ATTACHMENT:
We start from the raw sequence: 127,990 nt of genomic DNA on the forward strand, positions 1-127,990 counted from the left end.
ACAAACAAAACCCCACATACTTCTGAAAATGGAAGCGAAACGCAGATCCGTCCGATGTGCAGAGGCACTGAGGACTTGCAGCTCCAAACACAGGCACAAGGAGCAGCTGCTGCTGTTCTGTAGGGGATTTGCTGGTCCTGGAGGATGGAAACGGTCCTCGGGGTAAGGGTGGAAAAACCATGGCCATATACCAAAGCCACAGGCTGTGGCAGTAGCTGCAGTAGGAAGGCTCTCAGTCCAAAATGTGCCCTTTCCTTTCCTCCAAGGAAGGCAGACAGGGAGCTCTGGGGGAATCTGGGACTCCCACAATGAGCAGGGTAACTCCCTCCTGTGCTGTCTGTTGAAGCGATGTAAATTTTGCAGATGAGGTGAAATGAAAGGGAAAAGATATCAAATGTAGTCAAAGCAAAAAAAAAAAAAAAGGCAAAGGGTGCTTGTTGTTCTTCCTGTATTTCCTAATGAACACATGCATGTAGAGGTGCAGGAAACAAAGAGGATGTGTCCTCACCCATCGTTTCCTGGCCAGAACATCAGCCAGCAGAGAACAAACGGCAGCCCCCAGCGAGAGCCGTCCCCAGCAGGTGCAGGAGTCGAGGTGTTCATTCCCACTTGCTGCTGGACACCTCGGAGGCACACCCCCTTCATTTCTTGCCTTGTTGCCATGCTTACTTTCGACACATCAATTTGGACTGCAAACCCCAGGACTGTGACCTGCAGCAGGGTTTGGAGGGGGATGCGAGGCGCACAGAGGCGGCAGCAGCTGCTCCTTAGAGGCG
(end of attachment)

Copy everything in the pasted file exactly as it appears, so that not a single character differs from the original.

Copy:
We start from the raw sequence: 127,990 nt of genomic DNA on the forward strand, positions 1-127,990 counted from the left end.
ACAAACAAAACCCCACATACTTCTGAAAATGGAAGCGAAACGCAGATCCGTCCGATGTGCAGAGGCACTGAGGACTTGCAGCTCCAAACACAGGCACAAGGAGCAGCTGCTGCTGTTCTGTAGGGGATTTGCTGGTCCTGGAGGATGGAAACGGTCCTCGGGGTAAGGGTGGAAAAACCATGGCCATATACCAAAGCCACAGGCTGTGGCAGTAGCTGCAGTAGGAAGGCTCTCAGTCCAAAATGTGCCCTTTCCTTTCCTCCAAGGAAGGCAGACAGGGAGCTCTGGGGGAATCTGGGACTCCCACAATGAGCAGGGTAACTCCCTCCTGTGCTGTCTGTTGAAGCGATGTAAATTTTGCAGATGAGGTGAAATGAAAGGGAAAAGATATCAAATGTAGTCAAAGCAAAAAAAAAAAAAAAGGCAAAGGGTGCTTGTTGTTCTTCCTGTATTTCCTAATGAACACATGCATGTAGAGGTGCAGGAAACAAAGAGGATGTGTCCTCACCCATCGTTTCCTGGCCAGAACATCAGCCAGCAGAGAACAAACGGCAGCCCCCAGCGAGAGCCGTCCCCAGCAGGTGCAGGAGTCGAGGTGTTCATTCCCACTTGCTGCTGGACACCTCGGAGGCACACCCCCTTCATTTCTTGCCTTGTTGCCATGCTTACTTTCGACACATCAATTTGGACTGCAAACCCCAGGACTGTGACCTGCAGCAGGGTTTGGAGGGGGATGCGAGGCGCACAGAGGCGGCAGCAGCTGCTCCTTAGAGGCG